Fitr Alms

One of the five basic principles Islam offers to man to gain happiness in this world and the next is the Ramadan fast. The five basic things that the religion of Islam aims to protect are religion, nafs (ego or soul), the mind, property and chastity (maslahat al-khamsa). When looked at in the light of these principles, it can be seen that all of religion's commands and prohibitions serve the protection of these five things.

From the perspective of the individual and society, Ramadan is a month in which different forms of worship that gain benefits (jalb al-manafi) and remove harm (daf al-mafasid) are interwoven. With many special qualities, this month decreases the snares of the devil and confronts the nafs with deprivation. "When the month of Ramada begins, the gates of heaven are opened and the doors of hell are closed. In Ramadan the devils are constrained in chains."  (1)

Iftar, sahur, tarawih, itiqaf, fitir alms are players on the stage of Ramadan that serve the same purpose. Fitra means "creation, nature, temper, and disposition." Fitr means ending a religious fast. Being cognizant of Ramadan and grateful for encountering eid, a person gives mandatory alms for himself and those under his guardianship.

Regarding who is responsible for fitir, together with different interpretations among sects, generally responsibility for fitir is evaluated separately from the poor tax. Possession of 85 grams of gold and property more than a year is not required as it is for zakat. Every Muslim who can meet his basic needs and has food to eat the next day can give fitir for himself and his family. Thus, a person who can receive zakat can give fitir and experience the feeling of being the giving party.

Regarding the amount of fitir, different measurements of foods like wheat, barley and grapes are given. Together with this, the verse on atonement for breaking a vow gives an idea about determining the amount of fitir: "...Feed ten poor people from the average food your family eats."  (2)

Just as fitir can be given several days before the Ramadan Eid, it can also be given on the first day of Eid together with making an intention to do it. In this special time when we find the opportunity to confront our nafs and worldly ambitions, the fitir is a second opportunity for eliminating our defects; in another sense it is an act of gratitude to our Lord for allowing us to live this experience. Perhaps the rule that everyone who is responsible can give fitir regardless of whether or not they fasted is an incentive for everyone to get his share from this ocean of Mercy.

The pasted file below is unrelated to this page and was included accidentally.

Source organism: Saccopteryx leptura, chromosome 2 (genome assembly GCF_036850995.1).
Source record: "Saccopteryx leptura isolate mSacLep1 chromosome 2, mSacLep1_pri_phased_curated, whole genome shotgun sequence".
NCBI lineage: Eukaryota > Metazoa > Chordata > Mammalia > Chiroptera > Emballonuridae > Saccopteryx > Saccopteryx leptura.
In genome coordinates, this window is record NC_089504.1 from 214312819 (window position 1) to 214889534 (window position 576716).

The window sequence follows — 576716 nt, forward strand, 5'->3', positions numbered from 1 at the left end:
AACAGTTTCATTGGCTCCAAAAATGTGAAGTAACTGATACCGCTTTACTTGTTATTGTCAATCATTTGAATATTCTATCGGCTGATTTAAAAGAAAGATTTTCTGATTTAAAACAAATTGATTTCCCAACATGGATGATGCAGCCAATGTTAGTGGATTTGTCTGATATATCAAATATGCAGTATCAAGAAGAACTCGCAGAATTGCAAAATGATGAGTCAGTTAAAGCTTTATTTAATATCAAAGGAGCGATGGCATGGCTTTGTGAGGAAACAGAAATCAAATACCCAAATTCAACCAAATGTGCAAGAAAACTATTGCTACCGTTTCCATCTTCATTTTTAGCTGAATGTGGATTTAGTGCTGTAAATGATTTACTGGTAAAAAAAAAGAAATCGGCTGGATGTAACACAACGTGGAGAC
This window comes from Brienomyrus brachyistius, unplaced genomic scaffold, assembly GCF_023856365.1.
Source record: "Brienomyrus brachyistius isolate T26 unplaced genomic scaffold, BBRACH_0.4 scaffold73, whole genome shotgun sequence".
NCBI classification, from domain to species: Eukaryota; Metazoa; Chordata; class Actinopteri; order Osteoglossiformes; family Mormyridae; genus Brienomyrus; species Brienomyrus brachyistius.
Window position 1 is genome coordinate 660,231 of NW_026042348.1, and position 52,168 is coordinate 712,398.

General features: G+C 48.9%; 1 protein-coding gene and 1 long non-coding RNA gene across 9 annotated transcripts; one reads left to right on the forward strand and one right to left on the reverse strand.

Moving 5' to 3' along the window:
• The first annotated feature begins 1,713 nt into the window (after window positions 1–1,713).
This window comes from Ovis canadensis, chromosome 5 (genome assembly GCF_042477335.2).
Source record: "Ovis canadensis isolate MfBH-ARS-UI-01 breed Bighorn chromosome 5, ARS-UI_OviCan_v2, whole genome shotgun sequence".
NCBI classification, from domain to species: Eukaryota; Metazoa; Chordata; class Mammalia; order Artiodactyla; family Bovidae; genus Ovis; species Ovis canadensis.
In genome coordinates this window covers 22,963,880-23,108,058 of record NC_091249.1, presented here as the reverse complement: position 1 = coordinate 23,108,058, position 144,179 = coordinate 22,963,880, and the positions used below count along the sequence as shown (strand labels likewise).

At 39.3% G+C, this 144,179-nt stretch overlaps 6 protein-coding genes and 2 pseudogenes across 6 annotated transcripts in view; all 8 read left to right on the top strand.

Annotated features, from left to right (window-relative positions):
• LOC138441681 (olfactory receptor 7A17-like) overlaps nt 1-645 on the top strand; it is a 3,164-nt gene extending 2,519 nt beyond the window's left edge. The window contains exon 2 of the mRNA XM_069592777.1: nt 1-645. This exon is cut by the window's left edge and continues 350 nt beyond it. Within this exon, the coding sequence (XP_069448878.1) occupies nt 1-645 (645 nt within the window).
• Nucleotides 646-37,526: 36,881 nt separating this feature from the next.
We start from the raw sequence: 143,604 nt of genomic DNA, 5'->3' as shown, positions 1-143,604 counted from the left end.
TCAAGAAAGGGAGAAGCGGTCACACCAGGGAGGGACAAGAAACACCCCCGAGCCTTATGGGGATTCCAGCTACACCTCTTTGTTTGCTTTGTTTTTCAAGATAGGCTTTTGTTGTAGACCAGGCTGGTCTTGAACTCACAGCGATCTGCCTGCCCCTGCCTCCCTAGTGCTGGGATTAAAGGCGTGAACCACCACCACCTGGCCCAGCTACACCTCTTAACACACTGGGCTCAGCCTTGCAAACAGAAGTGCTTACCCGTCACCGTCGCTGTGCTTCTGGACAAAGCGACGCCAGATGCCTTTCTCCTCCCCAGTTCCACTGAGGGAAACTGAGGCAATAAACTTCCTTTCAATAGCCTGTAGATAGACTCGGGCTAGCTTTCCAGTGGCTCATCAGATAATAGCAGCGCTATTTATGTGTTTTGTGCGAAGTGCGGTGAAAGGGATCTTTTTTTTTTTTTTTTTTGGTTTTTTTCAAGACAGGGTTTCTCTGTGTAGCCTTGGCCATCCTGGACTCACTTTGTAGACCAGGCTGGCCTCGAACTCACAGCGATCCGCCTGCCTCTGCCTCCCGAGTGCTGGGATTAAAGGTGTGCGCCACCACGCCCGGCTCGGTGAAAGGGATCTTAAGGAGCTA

There are important points in the choice of giving food rather than money. Being face-to-face with the poor, shopping for them, and taking them food - their most basic need - in the shortest and easiest way can be considered to be among these points. Thus, it is possible for everyone from seven to seventy to experience the joy of eid. Of course, here it is possible for the giver of fitir to make the most appropriate choice for the recipient. The determination of those in need and their needs can be left to the discrimination of various institutions and organizations.

It is preferred that the poor tax be given in Ramadan when the condition of the poor can be felt more keenly. Thus, the joy of eid and gratitude will be felt by every kind of social class. Consequently, Ramadan will be a beginning in the direction of social trust and stability.

Acting from fear of not getting a share of Mercy, a believer will avoid making the receiving party indebted to him with the good deed that he does. "O ye who believe! Cancel not your charity by reminders of your generosity or by injury, - like those who spend their substance to be seen by men, but believe neither in God nor in the Last Day. They are in Parable like a hard, barren rock, on which is a little soil; on it falls heavy rain, which leaves it (just) a bare stone. They will be able to do nothing with aught they have earned, and God guideth not those who reject faith." (3)

With Ramadan, Muslims are called to account on every front and receive training during this process that belongs only to Ramadan. It is such training that it does not resemble that of other times. Inhaling this atmosphere, of course, will determine our direction in other times. By the way, one of the important aspects of Ramadan training is worship related to finances. Ramadan is a month when we can better see our responsibilities towards ourselves and the society we live in.

An important step in breathing Ramadan and experiencing eid is enabling our family, relatives, the poor and the needy to experience the joy of eid, as well. As the poet Harun Rashid said, "Eid is not wearing new clothing; it is trying to be safe from hell."

1. Bukhari, "Fasting," 5., Muslim, "Fasting," 2.

2. Al-Ma'idah, 5:89.

3. Al-Baqara, 2:264.



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